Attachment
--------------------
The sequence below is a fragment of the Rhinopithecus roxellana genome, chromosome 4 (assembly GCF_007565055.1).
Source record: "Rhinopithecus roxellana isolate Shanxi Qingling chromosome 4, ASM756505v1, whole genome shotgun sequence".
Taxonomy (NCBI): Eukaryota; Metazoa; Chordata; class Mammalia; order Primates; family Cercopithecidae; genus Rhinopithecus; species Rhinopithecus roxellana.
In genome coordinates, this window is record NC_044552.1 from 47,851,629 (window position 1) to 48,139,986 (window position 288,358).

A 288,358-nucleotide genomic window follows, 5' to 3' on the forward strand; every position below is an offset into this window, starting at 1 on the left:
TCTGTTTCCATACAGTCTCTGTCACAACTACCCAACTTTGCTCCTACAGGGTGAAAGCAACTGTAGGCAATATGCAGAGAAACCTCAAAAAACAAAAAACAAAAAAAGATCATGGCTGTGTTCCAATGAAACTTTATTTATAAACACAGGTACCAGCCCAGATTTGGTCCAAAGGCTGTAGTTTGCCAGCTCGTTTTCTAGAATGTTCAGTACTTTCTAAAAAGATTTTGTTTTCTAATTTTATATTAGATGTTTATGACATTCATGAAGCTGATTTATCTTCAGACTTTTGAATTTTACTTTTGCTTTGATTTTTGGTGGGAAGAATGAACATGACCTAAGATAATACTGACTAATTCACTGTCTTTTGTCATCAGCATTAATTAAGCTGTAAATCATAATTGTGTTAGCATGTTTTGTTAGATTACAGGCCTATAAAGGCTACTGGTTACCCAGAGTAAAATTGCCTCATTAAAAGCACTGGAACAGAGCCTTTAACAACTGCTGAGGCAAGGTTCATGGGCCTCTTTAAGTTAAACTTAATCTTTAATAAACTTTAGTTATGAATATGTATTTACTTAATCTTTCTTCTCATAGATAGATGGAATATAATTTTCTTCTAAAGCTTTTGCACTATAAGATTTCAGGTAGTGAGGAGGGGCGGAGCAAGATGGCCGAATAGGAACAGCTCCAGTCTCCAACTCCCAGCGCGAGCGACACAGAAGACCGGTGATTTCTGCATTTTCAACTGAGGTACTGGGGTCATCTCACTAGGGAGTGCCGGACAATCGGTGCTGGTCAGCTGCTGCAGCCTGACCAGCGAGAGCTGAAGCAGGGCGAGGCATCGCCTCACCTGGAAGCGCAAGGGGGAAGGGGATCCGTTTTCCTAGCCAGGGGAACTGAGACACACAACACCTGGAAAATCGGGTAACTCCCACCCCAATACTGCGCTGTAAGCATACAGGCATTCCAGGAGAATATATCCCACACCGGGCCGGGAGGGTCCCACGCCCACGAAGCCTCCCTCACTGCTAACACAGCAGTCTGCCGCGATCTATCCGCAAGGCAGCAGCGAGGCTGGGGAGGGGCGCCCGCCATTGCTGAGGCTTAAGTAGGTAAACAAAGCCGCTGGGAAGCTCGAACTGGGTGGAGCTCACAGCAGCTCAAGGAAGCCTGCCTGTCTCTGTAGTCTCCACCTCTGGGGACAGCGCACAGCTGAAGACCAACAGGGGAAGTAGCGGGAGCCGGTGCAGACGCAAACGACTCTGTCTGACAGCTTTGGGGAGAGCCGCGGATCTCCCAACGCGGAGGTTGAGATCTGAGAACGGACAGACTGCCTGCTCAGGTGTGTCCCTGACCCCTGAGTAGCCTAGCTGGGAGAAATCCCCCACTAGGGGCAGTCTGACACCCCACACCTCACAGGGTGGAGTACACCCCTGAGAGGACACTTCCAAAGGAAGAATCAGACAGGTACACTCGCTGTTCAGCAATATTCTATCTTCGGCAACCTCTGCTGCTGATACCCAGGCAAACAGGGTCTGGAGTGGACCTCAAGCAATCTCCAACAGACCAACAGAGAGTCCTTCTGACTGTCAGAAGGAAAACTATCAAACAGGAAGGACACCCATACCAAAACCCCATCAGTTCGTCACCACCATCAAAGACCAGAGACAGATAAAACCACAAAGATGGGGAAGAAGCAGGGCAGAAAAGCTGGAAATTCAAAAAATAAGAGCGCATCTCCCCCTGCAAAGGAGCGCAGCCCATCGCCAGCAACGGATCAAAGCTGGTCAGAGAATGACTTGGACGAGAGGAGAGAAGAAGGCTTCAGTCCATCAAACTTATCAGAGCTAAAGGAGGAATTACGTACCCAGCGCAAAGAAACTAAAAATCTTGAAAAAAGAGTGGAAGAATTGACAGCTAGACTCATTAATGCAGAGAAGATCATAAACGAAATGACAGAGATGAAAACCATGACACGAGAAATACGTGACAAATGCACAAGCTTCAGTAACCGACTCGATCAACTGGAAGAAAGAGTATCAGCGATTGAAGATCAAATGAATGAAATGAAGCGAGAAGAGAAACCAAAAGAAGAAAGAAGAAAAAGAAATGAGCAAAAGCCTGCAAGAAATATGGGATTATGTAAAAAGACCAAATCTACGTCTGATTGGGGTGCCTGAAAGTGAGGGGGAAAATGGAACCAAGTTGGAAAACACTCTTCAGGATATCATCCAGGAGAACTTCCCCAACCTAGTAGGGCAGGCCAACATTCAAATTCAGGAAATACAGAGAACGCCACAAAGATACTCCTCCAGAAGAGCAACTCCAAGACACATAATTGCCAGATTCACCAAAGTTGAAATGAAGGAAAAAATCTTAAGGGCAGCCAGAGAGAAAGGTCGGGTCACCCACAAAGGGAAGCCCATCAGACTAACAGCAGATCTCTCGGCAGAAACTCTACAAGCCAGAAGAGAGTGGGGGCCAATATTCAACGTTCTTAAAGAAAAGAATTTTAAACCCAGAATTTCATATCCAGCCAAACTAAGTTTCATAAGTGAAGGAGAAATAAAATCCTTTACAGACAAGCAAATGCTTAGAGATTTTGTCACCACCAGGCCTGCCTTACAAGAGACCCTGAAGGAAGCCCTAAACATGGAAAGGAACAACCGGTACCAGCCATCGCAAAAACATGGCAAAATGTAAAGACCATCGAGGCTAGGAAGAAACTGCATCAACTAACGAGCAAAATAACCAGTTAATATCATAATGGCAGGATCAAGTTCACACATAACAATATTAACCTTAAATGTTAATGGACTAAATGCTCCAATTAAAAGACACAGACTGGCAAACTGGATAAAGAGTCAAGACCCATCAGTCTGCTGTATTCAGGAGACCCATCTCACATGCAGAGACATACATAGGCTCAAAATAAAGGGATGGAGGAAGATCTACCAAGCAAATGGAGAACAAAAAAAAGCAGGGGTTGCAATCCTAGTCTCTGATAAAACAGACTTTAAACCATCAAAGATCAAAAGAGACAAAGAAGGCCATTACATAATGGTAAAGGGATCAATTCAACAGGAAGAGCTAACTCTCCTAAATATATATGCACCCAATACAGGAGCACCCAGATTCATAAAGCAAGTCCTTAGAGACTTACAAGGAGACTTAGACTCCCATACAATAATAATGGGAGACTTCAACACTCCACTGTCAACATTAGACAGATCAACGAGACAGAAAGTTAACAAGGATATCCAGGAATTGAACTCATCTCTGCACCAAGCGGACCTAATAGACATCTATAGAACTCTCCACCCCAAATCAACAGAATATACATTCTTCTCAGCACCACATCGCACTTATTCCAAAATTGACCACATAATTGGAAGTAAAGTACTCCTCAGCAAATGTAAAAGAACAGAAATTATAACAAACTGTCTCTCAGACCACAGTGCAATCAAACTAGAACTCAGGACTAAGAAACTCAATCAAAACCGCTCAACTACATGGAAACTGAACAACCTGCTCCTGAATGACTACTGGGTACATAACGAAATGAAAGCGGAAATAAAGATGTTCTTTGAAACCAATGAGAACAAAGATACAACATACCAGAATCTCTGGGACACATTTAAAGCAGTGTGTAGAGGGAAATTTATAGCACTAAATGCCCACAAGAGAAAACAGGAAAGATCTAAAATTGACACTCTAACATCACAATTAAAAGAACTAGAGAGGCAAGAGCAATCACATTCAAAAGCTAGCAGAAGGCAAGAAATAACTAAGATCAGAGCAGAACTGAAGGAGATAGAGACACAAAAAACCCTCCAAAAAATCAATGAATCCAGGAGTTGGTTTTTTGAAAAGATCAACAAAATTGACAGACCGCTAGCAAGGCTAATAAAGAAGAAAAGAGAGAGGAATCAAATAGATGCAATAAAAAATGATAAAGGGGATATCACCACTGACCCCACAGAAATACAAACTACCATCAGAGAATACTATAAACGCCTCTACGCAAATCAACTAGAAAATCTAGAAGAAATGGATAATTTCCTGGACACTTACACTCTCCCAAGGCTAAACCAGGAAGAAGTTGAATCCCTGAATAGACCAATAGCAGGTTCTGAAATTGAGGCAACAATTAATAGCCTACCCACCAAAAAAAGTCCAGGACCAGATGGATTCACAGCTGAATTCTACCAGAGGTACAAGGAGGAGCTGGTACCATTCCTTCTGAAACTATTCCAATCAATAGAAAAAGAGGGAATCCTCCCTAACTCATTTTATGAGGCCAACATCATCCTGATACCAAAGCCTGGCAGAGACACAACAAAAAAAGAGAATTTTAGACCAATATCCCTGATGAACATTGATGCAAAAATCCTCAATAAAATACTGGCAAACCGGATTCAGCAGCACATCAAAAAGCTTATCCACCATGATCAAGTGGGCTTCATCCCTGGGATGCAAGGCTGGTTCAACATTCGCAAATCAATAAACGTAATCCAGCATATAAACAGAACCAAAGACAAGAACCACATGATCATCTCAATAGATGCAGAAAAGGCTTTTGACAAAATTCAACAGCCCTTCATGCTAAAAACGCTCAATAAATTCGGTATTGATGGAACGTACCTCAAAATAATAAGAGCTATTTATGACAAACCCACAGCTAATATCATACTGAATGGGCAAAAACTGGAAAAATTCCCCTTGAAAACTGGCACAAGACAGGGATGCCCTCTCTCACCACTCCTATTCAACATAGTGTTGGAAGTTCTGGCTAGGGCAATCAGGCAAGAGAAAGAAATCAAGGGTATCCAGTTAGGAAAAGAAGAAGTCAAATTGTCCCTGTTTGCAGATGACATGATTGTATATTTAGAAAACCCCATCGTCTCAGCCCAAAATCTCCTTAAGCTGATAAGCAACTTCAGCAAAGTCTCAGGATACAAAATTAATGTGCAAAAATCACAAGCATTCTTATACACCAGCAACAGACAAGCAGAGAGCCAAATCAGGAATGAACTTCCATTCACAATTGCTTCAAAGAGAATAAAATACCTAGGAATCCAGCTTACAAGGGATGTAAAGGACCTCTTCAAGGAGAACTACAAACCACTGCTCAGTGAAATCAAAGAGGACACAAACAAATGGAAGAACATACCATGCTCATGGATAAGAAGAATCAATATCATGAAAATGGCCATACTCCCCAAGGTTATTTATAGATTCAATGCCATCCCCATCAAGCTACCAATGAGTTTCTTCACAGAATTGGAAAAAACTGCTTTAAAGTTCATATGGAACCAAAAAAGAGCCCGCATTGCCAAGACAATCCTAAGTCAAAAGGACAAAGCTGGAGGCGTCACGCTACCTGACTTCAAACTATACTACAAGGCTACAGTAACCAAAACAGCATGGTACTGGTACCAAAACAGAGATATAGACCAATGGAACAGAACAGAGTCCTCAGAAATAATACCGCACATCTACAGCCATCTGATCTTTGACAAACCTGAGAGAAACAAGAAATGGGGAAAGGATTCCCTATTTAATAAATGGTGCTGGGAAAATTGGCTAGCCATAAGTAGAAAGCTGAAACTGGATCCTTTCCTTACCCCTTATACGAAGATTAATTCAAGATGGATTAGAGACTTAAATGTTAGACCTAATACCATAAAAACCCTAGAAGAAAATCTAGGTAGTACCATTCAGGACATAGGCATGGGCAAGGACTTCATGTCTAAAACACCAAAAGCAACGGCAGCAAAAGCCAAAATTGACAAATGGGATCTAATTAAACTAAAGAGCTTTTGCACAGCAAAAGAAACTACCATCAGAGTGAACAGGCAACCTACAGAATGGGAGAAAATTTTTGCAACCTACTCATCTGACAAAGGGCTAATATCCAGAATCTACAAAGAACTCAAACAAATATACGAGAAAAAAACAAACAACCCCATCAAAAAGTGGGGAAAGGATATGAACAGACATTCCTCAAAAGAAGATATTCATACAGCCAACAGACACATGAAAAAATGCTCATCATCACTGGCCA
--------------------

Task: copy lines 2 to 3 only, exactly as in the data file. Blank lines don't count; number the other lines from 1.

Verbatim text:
Source record: "Rhinopithecus roxellana isolate Shanxi Qingling chromosome 4, ASM756505v1, whole genome shotgun sequence".
Taxonomy (NCBI): Eukaryota; Metazoa; Chordata; class Mammalia; order Primates; family Cercopithecidae; genus Rhinopithecus; species Rhinopithecus roxellana.